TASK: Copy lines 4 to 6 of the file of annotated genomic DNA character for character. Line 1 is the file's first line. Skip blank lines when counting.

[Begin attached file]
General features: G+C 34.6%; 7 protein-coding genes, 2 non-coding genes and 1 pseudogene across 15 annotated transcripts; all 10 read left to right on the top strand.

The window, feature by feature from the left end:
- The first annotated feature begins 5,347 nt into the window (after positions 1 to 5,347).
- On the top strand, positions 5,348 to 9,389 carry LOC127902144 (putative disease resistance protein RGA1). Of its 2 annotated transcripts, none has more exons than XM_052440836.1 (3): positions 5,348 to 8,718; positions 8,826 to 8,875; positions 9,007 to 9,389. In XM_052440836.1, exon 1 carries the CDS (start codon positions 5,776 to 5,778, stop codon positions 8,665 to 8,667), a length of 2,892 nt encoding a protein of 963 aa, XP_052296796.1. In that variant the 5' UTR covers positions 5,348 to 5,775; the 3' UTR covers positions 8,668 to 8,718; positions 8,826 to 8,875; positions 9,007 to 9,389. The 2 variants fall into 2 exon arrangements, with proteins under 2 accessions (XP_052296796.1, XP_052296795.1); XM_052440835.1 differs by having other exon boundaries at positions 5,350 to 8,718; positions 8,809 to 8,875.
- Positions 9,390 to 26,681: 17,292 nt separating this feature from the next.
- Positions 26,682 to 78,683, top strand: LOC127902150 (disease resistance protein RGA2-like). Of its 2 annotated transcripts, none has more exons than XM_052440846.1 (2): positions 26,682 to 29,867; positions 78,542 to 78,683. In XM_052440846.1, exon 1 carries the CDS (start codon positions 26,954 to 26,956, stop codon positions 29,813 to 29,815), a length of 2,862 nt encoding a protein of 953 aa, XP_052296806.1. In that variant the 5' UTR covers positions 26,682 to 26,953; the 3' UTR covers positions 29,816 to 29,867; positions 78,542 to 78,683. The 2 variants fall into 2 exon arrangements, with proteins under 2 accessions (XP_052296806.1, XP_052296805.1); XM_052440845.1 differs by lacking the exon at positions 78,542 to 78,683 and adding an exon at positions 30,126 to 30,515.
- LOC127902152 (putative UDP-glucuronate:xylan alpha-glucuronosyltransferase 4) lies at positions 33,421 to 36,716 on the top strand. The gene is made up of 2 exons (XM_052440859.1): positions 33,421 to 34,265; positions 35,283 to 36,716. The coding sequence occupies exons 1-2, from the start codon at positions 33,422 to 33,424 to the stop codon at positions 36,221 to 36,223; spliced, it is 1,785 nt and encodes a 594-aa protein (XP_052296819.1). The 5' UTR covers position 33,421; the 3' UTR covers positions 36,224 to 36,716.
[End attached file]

- On the top strand, positions 5,348 to 9,389 carry LOC127902144 (putative disease resistance protein RGA1). Of its 2 annotated transcripts, none has more exons than XM_052440836.1 (3): positions 5,348 to 8,718; positions 8,826 to 8,875; positions 9,007 to 9,389. In XM_052440836.1, exon 1 carries the CDS (start codon positions 5,776 to 5,778, stop codon positions 8,665 to 8,667), a length of 2,892 nt encoding a protein of 963 aa, XP_052296796.1. In that variant the 5' UTR covers positions 5,348 to 5,775; the 3' UTR covers positions 8,668 to 8,718; positions 8,826 to 8,875; positions 9,007 to 9,389. The 2 variants fall into 2 exon arrangements, with proteins under 2 accessions (XP_052296796.1, XP_052296795.1); XM_052440835.1 differs by having other exon boundaries at positions 5,350 to 8,718; positions 8,809 to 8,875.
- Positions 9,390 to 26,681: 17,292 nt separating this feature from the next.
- Positions 26,682 to 78,683, top strand: LOC127902150 (disease resistance protein RGA2-like). Of its 2 annotated transcripts, none has more exons than XM_052440846.1 (2): positions 26,682 to 29,867; positions 78,542 to 78,683. In XM_052440846.1, exon 1 carries the CDS (start codon positions 26,954 to 26,956, stop codon positions 29,813 to 29,815), a length of 2,862 nt encoding a protein of 953 aa, XP_052296806.1. In that variant the 5' UTR covers positions 26,682 to 26,953; the 3' UTR covers positions 29,816 to 29,867; positions 78,542 to 78,683. The 2 variants fall into 2 exon arrangements, with proteins under 2 accessions (XP_052296806.1, XP_052296805.1); XM_052440845.1 differs by lacking the exon at positions 78,542 to 78,683 and adding an exon at positions 30,126 to 30,515.